Cost: $50 ($17 per hour).
Bookings: TryBooking.

Wine appreciation: Monday, 24th February, 7-9pm; Box Hill.

What: Taste and learn some interesting facts about wine in this convivial group.
Cost: $5 ($3 per hour).
Bookings: just turn up.

Organic gardening for beginners: Tuesday, 25th February, 10am-3pm; Edendale.

What: Presenter: Donna Livermore. You will explore: deciding where to grow and what to grow in; how to prepare your soil and potting mixes; plant needs and growing with the seasons; choosing what to plant and when; propagating your own plants and growing from seeds and seedlings; and different planting strategies (crop rotation, companion planting).
Cost: $75 ($15 per hour).
Bookings: TryBooking.

The art of espalier: Thursday, 27th February, 6.30-9pm; Bulleen Art and Garden.

What: What you will learn: growing espaliered fruit trees; different techniques to make the most of all available space for espalier; and improve your general gardening skills. Presented by Diana Cotter. “Go vertical” is the cry when garden space is limited. Gardening in two dimensions is what espalier is about and this class will cover the different types and how to get them started and then continue to train them into the desired shape. Topics covered include suitable fruit trees, pruning and training techniques.
Cost: $55 ($22 per hour).
Bookings: WeTeachMe.

Fruit tree pruning: Saturday, 29th February, 2-3pm; Watsonia Library.

What: Learn the art of pruning selected fruit trees in summer.
Cost: free.
Bookings: just turn up.

Just Eat It (film): Saturday, 29th February, 2-4pm; Hawthorn.

What: Just Eat It is a documentary film about food waste and food rescue. We all love food. As a society, we devour countless cooking shows, culinary magazines and foodie blogs. So how could we possibly be throwing so much of it in the trash?
Cost: $5 ($3 per hour).
Bookings: their website.

New events – cooking

Cook Indian by the creek: Friday, 10th January, 6.30-8pm; Diamond Creek.

What: Menu: butter chicken. Cook Indian by the creek came into existence with the idea of breaking the myth that Indian cooking is complex and difficult to nail. In each session, they will share their traditional recipes and go through the step by step cooking process. The classes are held in a private kitchen.
Cost: $45 ($30 per hour).
Bookings: by email (cookindianbythecreek@gmail.com).

Aheda’s kitchen – traditional Palestinian cooking: Saturday, 11th January, 10am-1pm; Coburg.

What: Learn how to make traditional Palestinian maquluba, babaganoush and tabouleh.
Cost: $60 ($20 per hour).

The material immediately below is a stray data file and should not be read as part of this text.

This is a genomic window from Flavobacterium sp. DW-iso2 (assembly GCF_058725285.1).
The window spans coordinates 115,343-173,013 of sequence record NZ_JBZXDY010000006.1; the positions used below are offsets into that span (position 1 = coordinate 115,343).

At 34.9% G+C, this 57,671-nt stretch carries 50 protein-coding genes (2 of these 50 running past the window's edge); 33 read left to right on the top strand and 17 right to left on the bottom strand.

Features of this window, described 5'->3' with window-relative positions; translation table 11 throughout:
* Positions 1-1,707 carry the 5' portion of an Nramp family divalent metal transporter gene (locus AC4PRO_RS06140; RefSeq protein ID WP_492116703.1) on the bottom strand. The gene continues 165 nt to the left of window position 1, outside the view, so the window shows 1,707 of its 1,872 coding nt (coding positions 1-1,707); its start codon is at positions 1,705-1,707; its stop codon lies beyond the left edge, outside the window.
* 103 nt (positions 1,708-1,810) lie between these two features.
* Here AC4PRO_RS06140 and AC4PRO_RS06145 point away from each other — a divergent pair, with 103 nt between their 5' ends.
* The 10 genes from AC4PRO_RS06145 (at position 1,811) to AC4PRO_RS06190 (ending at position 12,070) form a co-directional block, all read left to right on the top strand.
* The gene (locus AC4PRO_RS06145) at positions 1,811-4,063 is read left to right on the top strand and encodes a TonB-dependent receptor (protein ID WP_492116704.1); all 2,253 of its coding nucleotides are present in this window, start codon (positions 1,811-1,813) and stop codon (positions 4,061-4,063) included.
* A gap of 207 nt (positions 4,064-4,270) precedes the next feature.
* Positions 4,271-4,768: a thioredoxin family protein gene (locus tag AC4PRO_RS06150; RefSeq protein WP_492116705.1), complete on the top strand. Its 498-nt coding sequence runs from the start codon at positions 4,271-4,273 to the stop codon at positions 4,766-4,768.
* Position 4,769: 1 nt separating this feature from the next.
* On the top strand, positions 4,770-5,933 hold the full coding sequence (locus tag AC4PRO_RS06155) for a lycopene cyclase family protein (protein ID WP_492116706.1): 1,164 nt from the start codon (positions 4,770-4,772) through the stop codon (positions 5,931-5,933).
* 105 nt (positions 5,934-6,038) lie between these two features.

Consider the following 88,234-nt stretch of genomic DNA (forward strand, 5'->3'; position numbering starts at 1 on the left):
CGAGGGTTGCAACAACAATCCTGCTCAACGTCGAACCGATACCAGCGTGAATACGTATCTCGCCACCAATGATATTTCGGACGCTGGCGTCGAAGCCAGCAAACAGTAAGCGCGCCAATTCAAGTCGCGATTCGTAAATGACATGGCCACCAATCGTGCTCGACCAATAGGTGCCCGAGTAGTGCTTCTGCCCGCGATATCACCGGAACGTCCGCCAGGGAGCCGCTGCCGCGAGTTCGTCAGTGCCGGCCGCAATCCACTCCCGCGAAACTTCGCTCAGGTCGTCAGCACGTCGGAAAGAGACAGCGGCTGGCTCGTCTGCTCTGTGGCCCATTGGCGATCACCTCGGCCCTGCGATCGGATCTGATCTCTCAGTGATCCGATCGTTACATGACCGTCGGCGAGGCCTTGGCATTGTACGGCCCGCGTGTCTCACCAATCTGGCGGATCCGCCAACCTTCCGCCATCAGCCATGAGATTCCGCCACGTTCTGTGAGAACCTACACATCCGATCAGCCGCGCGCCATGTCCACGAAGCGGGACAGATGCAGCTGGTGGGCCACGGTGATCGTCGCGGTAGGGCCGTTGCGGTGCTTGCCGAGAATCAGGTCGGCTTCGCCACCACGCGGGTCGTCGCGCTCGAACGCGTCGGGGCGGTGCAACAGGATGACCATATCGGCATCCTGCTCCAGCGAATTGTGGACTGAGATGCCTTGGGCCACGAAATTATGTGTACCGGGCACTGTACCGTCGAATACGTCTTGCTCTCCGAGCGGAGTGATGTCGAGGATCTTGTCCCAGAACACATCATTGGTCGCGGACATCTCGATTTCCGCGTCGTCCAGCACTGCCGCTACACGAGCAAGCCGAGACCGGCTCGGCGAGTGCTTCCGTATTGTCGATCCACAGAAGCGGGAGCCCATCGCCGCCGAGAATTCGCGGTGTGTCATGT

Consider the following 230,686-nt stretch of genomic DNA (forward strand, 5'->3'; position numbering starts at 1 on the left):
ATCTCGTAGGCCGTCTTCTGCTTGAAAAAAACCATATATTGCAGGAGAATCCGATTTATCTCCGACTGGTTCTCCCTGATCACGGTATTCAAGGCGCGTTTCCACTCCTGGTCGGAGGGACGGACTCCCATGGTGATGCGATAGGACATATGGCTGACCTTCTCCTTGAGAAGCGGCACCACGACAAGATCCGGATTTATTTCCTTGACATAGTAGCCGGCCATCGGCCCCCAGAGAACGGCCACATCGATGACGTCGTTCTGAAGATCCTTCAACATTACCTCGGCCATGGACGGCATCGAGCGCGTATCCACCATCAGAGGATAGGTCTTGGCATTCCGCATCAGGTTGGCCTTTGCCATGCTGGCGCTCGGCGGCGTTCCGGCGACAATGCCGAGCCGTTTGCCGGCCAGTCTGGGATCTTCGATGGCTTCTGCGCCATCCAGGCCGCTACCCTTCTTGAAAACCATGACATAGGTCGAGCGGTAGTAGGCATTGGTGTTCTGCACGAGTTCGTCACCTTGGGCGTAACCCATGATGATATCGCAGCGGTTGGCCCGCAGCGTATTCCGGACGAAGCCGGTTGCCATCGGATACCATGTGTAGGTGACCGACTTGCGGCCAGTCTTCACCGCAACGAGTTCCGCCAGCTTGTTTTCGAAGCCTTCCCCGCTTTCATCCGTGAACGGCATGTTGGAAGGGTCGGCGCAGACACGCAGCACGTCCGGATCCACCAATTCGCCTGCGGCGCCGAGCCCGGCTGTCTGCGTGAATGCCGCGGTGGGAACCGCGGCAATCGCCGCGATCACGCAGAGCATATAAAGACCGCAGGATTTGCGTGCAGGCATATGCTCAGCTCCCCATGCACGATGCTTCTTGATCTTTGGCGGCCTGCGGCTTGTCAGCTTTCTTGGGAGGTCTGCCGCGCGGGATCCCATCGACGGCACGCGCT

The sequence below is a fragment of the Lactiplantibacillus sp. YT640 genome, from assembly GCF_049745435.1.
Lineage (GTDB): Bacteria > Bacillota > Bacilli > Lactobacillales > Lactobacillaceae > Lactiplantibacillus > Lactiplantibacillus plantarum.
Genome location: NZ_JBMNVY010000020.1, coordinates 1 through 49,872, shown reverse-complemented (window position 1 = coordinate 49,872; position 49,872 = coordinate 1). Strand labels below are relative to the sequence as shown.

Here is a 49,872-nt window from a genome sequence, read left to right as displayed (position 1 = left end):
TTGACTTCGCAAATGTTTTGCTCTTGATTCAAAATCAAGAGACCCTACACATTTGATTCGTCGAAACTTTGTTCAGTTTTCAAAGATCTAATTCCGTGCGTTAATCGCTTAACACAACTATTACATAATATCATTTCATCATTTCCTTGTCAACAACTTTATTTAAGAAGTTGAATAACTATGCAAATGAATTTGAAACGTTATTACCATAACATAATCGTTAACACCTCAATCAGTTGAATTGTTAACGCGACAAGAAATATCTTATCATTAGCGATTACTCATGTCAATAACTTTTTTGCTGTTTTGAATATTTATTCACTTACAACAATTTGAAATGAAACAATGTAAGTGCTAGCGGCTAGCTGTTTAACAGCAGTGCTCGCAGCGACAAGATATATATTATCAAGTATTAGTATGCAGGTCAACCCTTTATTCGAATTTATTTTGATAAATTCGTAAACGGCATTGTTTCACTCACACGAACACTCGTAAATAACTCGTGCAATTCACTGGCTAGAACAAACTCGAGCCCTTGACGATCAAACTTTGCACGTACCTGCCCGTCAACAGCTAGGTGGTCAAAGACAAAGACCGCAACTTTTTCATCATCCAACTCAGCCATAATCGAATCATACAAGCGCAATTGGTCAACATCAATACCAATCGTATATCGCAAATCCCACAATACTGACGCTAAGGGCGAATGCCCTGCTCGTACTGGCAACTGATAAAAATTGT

Bookings: TryBooking.

Cook Indian by the creek: Friday, 17th January, 6.30-8.30pm; Diamond Creek.

What: Menu: all about vegetarian.
Cost: $60 ($30 per hour).
Bookings: by email (cookindianbythecreek@gmail.com).

Aheda’s kitchen – traditional Palestinian cooking: Saturday, 18th January, 11am-1pm; Coburg.

What: Learn how to make traditional Palestinian murtabak.
Cost: $50 ($25 per hour).
Bookings: TryBooking.

Creative Chinese vegetarian cooking: Sunday, 19th January, 1.30-3pm; Watsonia Library.

What: The EZ Veggie cooking group will celebrate Lunar New Year by having a barbecue in the library garden.
Cost: free.
Bookings: their website.

Cook Indian by the creek: Wednesday, 22nd January, 6.30-8.30pm; Diamond Creek.

What: Menu: BBQ and salad.
Cost: $65 ($33 per hour).
Bookings: by email (cookindianbythecreek@gmail.com).

Cake decorating with Norma Rose Cakes – animal cupcakes: Thursday, 23rd January, at 10am-midday and again at 1-3pm; Chirnside Park Community Hub.

What: Create six animal cupcakes with Jess, from Norma Rose Cakes, and learn how to colour buttercream icing, rolling fondant and cutting fondant shapes. Suitable for children 5+..
Cost: $40 ($20 per hour).
Bookings: TryBooking.

Summer bounty – what you can prepare?: Thursday, 23rd January, 10.30am-midday; Whittlesea Community Garden.

Cost: free.
Bookings: by phone (9716 3361) or email.

Wild fermentation class (pickling and sauerkraut): three occurrences – Wednesday 29th January at 6-8.30pm, Sunday 16th February at 10am-12.30pm, and Saturday 29th February at midday-2.30pm; Dixons Creek.

What: Louise will lead you through the techniques and importance of incorporating good gut health into your diet. You will sample and learn how to make fermented foods such as pickling, exploring the art of fermenting your own vegetables, and how to easily introduce these and other fermented foods such as miso into your diet for better gut health. After the class, enjoy a guided Edible Forest tour.
Cost: $75 ($30 per hour).
Bookings: their website.

Summer preserves: Saturday, 1st February, 9.30am-12.30pm; Bulleen Art and Garden.

What: What you will learn: how to preserve fruit and vegetables for use in the future; how to bottle preserves; and the selection and sterilisation of jars. Join Lucy Marasco to learn the basics of preserving, including the importance of sterilisation techniques, as well as the opportunity to try out some traditional and modern preserving recipes.